Yield Opportunities For Those Subject to U.S. Tax Law

Assuming some multi-year held Bitcoin (or ETH) with capital gains, what resources or strategies might somone consider to earn yield on those holdings without selling and being required to pay taxes on those capital gains? Please assume United States law and that not reporting and paying is not an option.

One could take BTC and put it in a BTC Curve pool and then take those tokens and put them in the Yearn BTC vault. But it is my understanding that even converting BTC to wBTC, renBTC, or sBTC, for example, would constitute a sale and require payment of taxes on the capital gains. Even if that was not a sale, the IRS would likely consider depositing that token for a Curve pool token to be a sale. And it would likely be another sale to get into the Yearn BTC vault. If and when Curve and Yearn create ETH pools/products, there would be similar issues with using ETH with embedded gains.

I know defi has been concerned about tokenizing everything, but if there is an option, there could be a big market for earning yield without “selling” for a token. I am not suggesting that the yield would avoid taxes or that the capital gains would never be subject to taxes.

There must be people on this forum who have considered the tax consequences of using BTC or ETH aquired several years ago.


It is complex. But need to note that you effectively don’t owe any tax (or negligible) when converting from BTC to renBTC or similar because they have roughly the same price (the difference is taxable income). Similarly, for stablecoin conversion, essentially little or no tax is due.

Assume BTC is currently $11,000 but it was purchsed several years ago at $1,000. I believe there would be tax owed on capital gain of $10,000 if sold/converted to RenBTC or wBTC. There are likely many BTC holders with capital gains that would like to earn yield on their BTC holdings but do not want to pay capital gains tax on those gains. A solution would be huge for these long-time holders.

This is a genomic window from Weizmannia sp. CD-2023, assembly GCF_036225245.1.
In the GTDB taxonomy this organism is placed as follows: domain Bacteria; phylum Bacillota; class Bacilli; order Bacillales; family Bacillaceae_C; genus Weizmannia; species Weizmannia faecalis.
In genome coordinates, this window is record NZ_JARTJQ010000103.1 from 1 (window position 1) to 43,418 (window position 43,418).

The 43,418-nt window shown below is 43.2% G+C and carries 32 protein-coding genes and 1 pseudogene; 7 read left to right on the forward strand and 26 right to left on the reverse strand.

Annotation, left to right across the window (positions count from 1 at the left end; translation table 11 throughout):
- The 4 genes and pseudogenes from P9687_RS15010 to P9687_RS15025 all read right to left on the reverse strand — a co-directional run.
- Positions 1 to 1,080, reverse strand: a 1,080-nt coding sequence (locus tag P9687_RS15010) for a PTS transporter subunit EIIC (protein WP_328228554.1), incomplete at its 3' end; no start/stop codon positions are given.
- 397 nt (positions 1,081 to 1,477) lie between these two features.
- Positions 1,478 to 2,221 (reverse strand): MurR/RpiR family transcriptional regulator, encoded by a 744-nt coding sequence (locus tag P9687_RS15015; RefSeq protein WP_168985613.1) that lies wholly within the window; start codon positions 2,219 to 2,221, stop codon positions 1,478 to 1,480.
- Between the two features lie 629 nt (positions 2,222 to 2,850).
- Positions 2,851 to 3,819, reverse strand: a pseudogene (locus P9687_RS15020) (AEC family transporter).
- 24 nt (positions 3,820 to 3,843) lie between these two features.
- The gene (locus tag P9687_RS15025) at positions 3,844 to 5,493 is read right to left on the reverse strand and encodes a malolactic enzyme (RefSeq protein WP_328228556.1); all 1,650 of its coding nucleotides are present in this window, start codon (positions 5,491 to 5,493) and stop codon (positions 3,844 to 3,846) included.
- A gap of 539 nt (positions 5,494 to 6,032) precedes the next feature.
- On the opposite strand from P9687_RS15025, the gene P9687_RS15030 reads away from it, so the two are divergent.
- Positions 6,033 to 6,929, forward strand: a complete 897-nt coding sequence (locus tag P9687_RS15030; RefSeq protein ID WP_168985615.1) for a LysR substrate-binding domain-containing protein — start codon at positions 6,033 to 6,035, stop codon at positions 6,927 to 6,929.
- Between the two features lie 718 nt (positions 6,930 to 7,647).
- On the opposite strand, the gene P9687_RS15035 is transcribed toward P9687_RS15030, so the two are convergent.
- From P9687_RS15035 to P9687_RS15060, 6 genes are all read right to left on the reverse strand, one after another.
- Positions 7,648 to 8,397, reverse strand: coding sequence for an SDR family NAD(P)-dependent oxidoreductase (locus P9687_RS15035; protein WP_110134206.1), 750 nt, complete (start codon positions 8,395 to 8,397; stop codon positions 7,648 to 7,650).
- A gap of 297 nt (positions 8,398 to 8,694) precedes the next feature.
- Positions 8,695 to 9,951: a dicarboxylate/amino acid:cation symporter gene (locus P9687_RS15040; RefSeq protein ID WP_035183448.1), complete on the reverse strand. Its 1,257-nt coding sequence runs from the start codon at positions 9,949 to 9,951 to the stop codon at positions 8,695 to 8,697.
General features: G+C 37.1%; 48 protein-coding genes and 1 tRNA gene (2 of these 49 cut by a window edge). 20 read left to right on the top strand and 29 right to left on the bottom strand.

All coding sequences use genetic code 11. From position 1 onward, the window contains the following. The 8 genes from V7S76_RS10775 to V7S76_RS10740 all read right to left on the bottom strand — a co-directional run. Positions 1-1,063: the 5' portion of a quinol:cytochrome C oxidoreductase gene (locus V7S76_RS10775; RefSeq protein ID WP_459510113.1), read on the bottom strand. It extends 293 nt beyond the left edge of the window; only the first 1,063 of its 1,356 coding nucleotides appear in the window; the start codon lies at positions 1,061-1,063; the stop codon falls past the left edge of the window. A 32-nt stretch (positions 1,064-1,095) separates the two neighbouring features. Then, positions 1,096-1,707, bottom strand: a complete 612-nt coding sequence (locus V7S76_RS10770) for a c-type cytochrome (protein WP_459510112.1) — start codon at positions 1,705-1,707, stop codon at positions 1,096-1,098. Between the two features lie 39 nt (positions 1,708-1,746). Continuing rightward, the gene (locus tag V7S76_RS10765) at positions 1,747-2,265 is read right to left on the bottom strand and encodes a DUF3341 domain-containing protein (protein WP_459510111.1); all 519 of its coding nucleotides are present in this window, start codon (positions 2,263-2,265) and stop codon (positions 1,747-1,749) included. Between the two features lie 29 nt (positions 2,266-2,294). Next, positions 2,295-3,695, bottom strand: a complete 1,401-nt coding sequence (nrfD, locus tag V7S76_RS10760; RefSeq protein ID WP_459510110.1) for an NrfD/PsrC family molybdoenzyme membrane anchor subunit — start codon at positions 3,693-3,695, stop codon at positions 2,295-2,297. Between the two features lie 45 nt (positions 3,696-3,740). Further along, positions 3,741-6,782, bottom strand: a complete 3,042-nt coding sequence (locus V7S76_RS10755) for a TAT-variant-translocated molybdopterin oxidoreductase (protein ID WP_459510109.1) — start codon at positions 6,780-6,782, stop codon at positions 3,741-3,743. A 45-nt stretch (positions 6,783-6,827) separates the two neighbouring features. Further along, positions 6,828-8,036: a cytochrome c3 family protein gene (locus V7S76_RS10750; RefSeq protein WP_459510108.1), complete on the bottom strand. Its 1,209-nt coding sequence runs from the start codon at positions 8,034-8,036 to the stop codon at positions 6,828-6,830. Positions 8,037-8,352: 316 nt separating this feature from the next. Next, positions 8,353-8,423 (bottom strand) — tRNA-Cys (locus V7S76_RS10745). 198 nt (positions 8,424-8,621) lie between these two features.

Edit: if, however, I loan you my appreciated asset and you pay me back my asset plus interest, I believe I would only owe taxes on the interest. There must be an option that does not require trading for a token (as that would likely be considered a sale for tax purposes). Maybe doing this with appreciated ETH is easier than with BTC, which is on a different chain.

crypto assets and all these things are new so there’s a lot of interpretation.

for myself, i do not look at converting btc to wbtc/renbtc/sbtc as a taxable event and i do not look at depositing that into curve as a taxable event.

that is how im gonna play my taxes.

i will however look at my yield as taxable income.


Agreed that there is a lot of interpretation, and your approach may ultimately be acceptable to the IRS. There is probobly more room for finding no sale when converting between ETH/WETH than between BTC/wBTC given the change in blockchain with the latter. For me, however, I am going to be conservative and without additional guidance will treat both as sales. A run-in with the IRS could jeopardize my career in ways others may not have to consider.